The light shines in the darkness, and the darkness has not overcome it.
The birth stories of Jesus can come off a bit dry. There’s a plainness to the story, a narrative simplicity that can be quite charming…or quite boring. They are not flowery stories. The virgin birth is announced matter-of-factly. No one locally significant makes a big deal about it, it’s just business as usual for everyone. There’s not much fanfare – unless you count stars exploding to announce their king! However, that’s creation – its got its head on straight. We don’t.
The simplicity of the stories makes it easy to ignore all the conflict Jesus creates as a baby. It’s been “Hallmark” carded out of the nativity. But there is this conflict: light has come into the darkness, and the darkness has not “overcome” it. The way John literally says it is like this: the darkness has not ambushed, grasped, seized, or comprehended the light. It’s a word of forceful action when used about your mind or your hands. The picture conjured up here is of a living darkness – imagine a dark shadow hand – trying to pick up or grab a bright light bulb. It doesn’t work, does it? Every time it comes close, the shadow hand simply disappears. It’s a vivid image of powerlessness, even as it describes conflict because there’s no question as to who wins. It’s a conflict, but there’s no contest.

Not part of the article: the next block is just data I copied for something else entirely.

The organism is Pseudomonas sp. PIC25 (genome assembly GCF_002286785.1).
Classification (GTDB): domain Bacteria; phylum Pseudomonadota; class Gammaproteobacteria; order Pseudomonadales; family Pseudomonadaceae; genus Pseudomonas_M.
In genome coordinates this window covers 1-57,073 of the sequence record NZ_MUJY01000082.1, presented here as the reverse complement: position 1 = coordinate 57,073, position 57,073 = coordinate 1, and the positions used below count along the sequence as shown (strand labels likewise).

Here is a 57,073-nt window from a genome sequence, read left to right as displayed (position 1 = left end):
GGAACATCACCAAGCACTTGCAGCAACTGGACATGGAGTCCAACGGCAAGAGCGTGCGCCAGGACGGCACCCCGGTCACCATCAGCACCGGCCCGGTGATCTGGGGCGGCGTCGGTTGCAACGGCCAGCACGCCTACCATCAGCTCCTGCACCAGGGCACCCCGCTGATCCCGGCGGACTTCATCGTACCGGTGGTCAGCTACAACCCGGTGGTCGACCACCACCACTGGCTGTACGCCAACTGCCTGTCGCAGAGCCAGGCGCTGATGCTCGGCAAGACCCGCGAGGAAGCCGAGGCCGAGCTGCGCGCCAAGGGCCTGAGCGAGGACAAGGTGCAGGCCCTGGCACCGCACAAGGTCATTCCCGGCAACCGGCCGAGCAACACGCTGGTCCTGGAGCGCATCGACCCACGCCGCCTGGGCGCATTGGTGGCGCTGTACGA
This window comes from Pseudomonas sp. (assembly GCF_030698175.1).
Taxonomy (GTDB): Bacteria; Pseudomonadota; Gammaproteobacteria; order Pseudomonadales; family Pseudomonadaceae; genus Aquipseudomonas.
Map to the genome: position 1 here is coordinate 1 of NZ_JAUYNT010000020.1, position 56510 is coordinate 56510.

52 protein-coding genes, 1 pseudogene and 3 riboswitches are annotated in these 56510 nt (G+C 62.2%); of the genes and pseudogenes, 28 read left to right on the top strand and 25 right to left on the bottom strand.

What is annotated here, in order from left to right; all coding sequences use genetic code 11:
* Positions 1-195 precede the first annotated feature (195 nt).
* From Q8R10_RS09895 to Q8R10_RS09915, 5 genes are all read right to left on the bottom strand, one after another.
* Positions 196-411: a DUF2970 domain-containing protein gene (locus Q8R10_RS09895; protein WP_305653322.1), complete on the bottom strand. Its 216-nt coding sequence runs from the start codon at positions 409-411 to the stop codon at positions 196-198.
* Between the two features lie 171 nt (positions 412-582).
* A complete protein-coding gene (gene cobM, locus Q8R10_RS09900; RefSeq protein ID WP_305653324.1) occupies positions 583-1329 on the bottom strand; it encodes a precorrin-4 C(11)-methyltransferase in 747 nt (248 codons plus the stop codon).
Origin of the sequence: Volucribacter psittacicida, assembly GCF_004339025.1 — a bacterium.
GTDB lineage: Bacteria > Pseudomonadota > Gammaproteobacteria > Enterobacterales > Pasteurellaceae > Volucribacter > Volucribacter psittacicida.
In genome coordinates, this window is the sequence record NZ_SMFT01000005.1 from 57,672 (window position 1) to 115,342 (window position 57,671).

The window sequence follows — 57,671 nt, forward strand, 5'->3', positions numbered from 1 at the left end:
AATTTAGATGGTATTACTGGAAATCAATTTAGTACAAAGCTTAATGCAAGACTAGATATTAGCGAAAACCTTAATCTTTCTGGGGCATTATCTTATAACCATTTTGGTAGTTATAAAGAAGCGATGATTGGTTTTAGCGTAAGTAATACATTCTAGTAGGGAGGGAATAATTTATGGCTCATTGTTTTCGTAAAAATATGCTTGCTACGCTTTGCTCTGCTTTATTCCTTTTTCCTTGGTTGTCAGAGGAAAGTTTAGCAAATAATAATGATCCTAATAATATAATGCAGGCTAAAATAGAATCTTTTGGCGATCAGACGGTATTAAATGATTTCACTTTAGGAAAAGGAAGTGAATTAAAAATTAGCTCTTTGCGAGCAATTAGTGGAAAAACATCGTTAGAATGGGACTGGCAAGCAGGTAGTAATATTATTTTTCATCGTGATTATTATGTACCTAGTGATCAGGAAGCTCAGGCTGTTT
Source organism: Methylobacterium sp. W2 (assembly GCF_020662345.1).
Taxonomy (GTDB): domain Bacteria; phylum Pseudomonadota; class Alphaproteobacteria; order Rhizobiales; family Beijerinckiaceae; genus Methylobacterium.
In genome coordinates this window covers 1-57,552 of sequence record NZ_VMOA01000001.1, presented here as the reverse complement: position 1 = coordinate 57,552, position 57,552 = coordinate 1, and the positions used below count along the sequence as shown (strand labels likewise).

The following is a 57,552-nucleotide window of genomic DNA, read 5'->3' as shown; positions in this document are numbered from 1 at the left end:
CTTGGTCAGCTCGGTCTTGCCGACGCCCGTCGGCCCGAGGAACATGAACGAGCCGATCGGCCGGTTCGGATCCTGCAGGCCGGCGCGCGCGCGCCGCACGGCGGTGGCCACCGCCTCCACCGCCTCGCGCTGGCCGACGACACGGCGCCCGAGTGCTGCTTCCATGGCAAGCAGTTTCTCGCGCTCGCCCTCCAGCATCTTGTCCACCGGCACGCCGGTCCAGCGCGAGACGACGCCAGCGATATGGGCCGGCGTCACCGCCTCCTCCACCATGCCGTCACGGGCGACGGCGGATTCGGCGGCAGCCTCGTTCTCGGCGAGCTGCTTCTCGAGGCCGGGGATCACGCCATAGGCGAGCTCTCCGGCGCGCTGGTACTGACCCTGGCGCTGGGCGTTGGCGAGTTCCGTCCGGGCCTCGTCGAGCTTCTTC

Advent tells us we’re going to have a bit of trouble in this life if we know Jesus. The darkness didn’t like Him, and it doesn’t care much for us either. We are reborn in His light, and the darkness wants to destroy that. I am so often confused and discouraged by life, and then surprised by the difficulty. But it makes sense! Advent focuses us again on the panoramic battle that’s raging across all of history. Some forces don’t want this Jesus, this advent, or any of this brightness in the world. Those same forces are at work today, in your life. This is the perspective that protects us and prepares us for what life throws at us.